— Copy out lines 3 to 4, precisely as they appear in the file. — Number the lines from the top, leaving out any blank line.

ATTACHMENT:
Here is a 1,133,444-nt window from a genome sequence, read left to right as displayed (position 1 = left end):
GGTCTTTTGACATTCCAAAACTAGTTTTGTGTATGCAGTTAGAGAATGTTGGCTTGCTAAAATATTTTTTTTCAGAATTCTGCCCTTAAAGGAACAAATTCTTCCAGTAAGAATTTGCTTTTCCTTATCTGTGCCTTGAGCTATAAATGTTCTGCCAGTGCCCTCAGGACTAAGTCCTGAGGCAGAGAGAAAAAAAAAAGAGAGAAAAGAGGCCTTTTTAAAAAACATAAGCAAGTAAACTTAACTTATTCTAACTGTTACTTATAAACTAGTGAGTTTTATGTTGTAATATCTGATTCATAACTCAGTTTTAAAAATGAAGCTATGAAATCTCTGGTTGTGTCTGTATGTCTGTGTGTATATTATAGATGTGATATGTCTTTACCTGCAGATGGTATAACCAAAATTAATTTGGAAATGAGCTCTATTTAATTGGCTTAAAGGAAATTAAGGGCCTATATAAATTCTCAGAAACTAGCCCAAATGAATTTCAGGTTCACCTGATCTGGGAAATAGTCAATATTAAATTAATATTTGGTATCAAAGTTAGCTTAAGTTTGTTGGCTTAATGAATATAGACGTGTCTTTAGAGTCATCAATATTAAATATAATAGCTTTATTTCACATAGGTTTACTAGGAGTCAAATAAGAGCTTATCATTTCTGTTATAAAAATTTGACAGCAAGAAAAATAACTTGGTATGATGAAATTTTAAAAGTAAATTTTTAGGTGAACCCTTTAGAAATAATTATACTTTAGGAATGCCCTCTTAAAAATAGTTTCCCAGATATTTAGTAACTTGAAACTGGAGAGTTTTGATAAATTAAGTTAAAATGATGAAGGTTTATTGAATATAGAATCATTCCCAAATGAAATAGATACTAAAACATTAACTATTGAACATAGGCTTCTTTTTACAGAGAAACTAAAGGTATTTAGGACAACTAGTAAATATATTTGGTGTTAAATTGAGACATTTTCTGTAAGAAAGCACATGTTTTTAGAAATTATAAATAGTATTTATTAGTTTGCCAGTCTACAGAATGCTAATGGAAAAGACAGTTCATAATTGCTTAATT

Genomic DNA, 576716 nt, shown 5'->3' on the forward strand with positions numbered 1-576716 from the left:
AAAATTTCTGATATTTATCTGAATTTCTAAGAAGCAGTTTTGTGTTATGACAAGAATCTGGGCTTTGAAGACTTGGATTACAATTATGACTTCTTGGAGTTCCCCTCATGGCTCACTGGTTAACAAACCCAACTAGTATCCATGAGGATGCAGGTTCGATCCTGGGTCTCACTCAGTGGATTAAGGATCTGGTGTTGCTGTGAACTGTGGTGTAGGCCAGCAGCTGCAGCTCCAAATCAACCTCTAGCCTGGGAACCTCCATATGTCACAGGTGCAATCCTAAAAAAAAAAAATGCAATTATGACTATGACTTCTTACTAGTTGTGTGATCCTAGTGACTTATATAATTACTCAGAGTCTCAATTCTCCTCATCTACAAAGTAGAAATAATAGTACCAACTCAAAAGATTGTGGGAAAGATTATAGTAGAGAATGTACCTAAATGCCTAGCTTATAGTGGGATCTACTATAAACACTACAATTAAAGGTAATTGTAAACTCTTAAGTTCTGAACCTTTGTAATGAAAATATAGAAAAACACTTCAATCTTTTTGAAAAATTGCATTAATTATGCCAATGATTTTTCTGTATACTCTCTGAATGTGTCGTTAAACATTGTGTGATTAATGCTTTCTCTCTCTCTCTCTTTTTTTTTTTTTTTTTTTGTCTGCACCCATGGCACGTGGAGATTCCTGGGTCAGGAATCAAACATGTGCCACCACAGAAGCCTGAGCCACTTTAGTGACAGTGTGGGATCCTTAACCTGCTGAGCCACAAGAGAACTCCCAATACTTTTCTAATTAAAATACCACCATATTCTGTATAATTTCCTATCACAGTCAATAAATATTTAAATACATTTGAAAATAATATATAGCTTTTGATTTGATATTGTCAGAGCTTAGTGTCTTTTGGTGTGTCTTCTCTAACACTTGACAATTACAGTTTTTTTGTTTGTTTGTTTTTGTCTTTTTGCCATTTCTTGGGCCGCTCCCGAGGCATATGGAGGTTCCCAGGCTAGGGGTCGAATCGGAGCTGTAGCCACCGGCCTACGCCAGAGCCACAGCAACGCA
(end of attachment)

Genomic DNA, 576716 nt, shown 5'->3' on the forward strand with positions numbered 1-576716 from the left:
AAAATTTCTGATATTTATCTGAATTTCTAAGAAGCAGTTTTGTGTTATGACAAGAATCTGGGCTTTGAAGACTTGGATTACAATTATGACTTCTTGGAGTTCCCCTCATGGCTCACTGGTTAACAAACCCAACTAGTATCCATGAGGATGCAGGTTCGATCCTGGGTCTCACTCAGTGGATTAAGGATCTGGTGTTGCTGTGAACTGTGGTGTAGGCCAGCAGCTGCAGCTCCAAATCAACCTCTAGCCTGGGAACCTCCATATGTCACAGGTGCAATCCTAAAAAAAAAAAATGCAATTATGACTATGACTTCTTACTAGTTGTGTGATCCTAGTGACTTATATAATTACTCAGAGTCTCAATTCTCCTCATCTACAAAGTAGAAATAATAGTACCAACTCAAAAGATTGTGGGAAAGATTATAGTAGAGAATGTACCTAAATGCCTAGCTTATAGTGGGATCTACTATAAACACTACAATTAAAGGTAATTGTAAACTCTTAAGTTCTGAACCTTTGTAATGAAAATATAGAAAAACACTTCAATCTTTTTGAAAAATTGCATTAATTATGCCAATGATTTTTCTGTATACTCTCTGAATGTGTCGTTAAACATTGTGTGATTAATGCTTTCTCTCTCTCTCTCTTTTTTTTTTTTTTTTTTTGTCTGCACCCATGGCACGTGGAGATTCCTGGGTCAGGAATCAAACATGTGCCACCACAGAAGCCTGAGCCACTTTAGTGACAGTGTGGGATCCTTAACCTGCTGAGCCACAAGAGAACTCCCAATACTTTTCTAATTAAAATACCACCATATTCTGTATAATTTCCTATCACAGTCAATAAATATTTAAATACATTTGAAAATAATATATAGCTTTTGATTTGATATTGTCAGAGCTTAGTGTCTTTTGGTGTGTCTTCTCTAACACTTGACAATTACAGTTTTTTTGTTTGTTTGTTTTTGTCTTTTTGCCATTTCTTGGGCCGCTCCCGAGGCATATGGAGGTTCCCAGGCTAGGGGTCGAATCGGAGCTGTAGCCACCGGCCTACGCCAGAGCCACAGCAACGCA